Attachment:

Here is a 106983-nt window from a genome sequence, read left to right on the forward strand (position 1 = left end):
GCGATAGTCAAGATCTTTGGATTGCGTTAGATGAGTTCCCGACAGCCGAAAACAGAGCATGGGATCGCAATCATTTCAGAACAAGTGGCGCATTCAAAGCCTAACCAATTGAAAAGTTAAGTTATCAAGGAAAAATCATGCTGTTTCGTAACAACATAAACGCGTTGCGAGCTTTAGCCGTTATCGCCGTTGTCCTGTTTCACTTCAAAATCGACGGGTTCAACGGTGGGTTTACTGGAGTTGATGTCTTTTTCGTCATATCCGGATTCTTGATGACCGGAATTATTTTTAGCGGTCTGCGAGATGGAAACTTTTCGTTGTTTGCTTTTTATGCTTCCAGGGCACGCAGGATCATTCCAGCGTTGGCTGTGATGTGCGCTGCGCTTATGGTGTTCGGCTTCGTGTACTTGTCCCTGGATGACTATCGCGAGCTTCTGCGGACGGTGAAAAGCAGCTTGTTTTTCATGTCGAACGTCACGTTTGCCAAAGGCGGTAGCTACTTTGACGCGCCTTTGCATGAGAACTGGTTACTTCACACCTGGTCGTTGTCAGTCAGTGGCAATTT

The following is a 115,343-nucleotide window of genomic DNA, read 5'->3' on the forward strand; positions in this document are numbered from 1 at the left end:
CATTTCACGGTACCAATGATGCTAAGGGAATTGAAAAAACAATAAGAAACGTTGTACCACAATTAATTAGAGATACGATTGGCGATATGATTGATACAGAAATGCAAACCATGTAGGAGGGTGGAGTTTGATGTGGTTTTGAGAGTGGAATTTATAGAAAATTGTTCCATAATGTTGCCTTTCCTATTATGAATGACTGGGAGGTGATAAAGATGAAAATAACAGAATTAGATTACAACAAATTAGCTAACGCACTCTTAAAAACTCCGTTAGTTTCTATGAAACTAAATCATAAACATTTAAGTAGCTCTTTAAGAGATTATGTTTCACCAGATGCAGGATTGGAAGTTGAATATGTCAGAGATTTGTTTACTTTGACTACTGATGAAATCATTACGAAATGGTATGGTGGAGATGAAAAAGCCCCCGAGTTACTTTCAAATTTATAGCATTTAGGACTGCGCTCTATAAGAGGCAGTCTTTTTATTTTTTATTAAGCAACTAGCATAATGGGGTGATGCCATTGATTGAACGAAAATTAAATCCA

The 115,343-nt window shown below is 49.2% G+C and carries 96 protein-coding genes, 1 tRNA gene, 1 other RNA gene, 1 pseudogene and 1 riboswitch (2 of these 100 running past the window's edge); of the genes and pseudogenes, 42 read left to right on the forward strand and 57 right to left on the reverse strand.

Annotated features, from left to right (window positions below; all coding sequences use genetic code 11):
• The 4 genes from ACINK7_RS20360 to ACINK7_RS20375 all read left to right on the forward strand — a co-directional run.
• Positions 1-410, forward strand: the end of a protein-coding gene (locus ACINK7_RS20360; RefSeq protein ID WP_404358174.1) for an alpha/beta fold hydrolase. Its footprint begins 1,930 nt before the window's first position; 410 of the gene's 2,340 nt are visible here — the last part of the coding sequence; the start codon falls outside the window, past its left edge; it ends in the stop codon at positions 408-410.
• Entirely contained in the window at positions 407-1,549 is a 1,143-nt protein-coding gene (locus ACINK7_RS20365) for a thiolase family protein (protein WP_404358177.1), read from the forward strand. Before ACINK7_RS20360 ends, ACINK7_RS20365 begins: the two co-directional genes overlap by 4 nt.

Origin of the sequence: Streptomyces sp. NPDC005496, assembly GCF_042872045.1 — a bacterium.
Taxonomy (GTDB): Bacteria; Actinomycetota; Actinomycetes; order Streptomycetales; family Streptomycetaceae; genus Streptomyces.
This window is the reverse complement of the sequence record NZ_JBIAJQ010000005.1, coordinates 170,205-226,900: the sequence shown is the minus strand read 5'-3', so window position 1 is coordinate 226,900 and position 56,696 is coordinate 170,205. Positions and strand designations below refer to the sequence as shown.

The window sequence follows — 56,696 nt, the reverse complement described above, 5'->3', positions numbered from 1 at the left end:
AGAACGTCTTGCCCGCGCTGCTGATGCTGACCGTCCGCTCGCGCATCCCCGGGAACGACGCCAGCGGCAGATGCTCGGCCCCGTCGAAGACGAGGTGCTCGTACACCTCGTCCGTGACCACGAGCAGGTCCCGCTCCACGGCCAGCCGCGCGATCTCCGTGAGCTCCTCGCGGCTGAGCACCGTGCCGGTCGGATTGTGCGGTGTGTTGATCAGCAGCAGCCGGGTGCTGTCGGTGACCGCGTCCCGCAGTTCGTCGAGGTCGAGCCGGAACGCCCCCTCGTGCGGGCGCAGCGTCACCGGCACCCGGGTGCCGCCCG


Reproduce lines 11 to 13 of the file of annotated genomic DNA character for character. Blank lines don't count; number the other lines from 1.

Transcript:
Taxonomy (GTDB): Bacteria; Actinomycetota; Actinomycetes; order Streptomycetales; family Streptomycetaceae; genus Streptomyces.
This window is the reverse complement of the sequence record NZ_JBIAJQ010000005.1, coordinates 170,205-226,900: the sequence shown is the minus strand read 5'-3', so window position 1 is coordinate 226,900 and position 56,696 is coordinate 170,205. Positions and strand designations below refer to the sequence as shown.

The window sequence follows — 56,696 nt, the reverse complement described above, 5'->3', positions numbered from 1 at the left end: